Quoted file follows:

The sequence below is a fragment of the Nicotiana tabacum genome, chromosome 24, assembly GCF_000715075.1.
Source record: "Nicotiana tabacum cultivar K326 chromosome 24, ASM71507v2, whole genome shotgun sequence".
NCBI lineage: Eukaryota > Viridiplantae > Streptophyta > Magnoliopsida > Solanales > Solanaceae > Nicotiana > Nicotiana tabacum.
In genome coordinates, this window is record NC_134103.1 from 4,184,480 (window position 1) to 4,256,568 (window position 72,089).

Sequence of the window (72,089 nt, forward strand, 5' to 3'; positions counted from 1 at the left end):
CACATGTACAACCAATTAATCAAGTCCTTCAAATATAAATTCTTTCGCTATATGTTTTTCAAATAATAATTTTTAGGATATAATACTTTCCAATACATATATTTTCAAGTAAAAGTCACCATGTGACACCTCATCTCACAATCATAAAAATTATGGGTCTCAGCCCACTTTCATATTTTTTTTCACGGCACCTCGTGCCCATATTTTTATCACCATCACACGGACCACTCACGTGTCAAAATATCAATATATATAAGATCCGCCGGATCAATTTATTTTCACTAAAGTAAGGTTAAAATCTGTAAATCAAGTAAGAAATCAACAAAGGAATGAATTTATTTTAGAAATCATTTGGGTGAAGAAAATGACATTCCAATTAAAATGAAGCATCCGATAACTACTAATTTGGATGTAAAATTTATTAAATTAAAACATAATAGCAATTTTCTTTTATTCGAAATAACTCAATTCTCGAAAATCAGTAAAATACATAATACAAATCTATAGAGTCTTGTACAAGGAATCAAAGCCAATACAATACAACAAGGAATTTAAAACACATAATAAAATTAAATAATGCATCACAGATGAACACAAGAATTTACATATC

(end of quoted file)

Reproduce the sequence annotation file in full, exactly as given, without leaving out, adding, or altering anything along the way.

The sequence below is a fragment of the Nicotiana tabacum genome, chromosome 24, assembly GCF_000715075.1.
Source record: "Nicotiana tabacum cultivar K326 chromosome 24, ASM71507v2, whole genome shotgun sequence".
NCBI lineage: Eukaryota > Viridiplantae > Streptophyta > Magnoliopsida > Solanales > Solanaceae > Nicotiana > Nicotiana tabacum.
In genome coordinates, this window is record NC_134103.1 from 4,184,480 (window position 1) to 4,256,568 (window position 72,089).

Sequence of the window (72,089 nt, forward strand, 5' to 3'; positions counted from 1 at the left end):
CACATGTACAACCAATTAATCAAGTCCTTCAAATATAAATTCTTTCGCTATATGTTTTTCAAATAATAATTTTTAGGATATAATACTTTCCAATACATATATTTTCAAGTAAAAGTCACCATGTGACACCTCATCTCACAATCATAAAAATTATGGGTCTCAGCCCACTTTCATATTTTTTTTCACGGCACCTCGTGCCCATATTTTTATCACCATCACACGGACCACTCACGTGTCAAAATATCAATATATATAAGATCCGCCGGATCAATTTATTTTCACTAAAGTAAGGTTAAAATCTGTAAATCAAGTAAGAAATCAACAAAGGAATGAATTTATTTTAGAAATCATTTGGGTGAAGAAAATGACATTCCAATTAAAATGAAGCATCCGATAACTACTAATTTGGATGTAAAATTTATTAAATTAAAACATAATAGCAATTTTCTTTTATTCGAAATAACTCAATTCTCGAAAATCAGTAAAATACATAATACAAATCTATAGAGTCTTGTACAAGGAATCAAAGCCAATACAATACAACAAGGAATTTAAAACACATAATAAAATTAAATAATGCATCACAGATGAACACAAGAATTTACATATC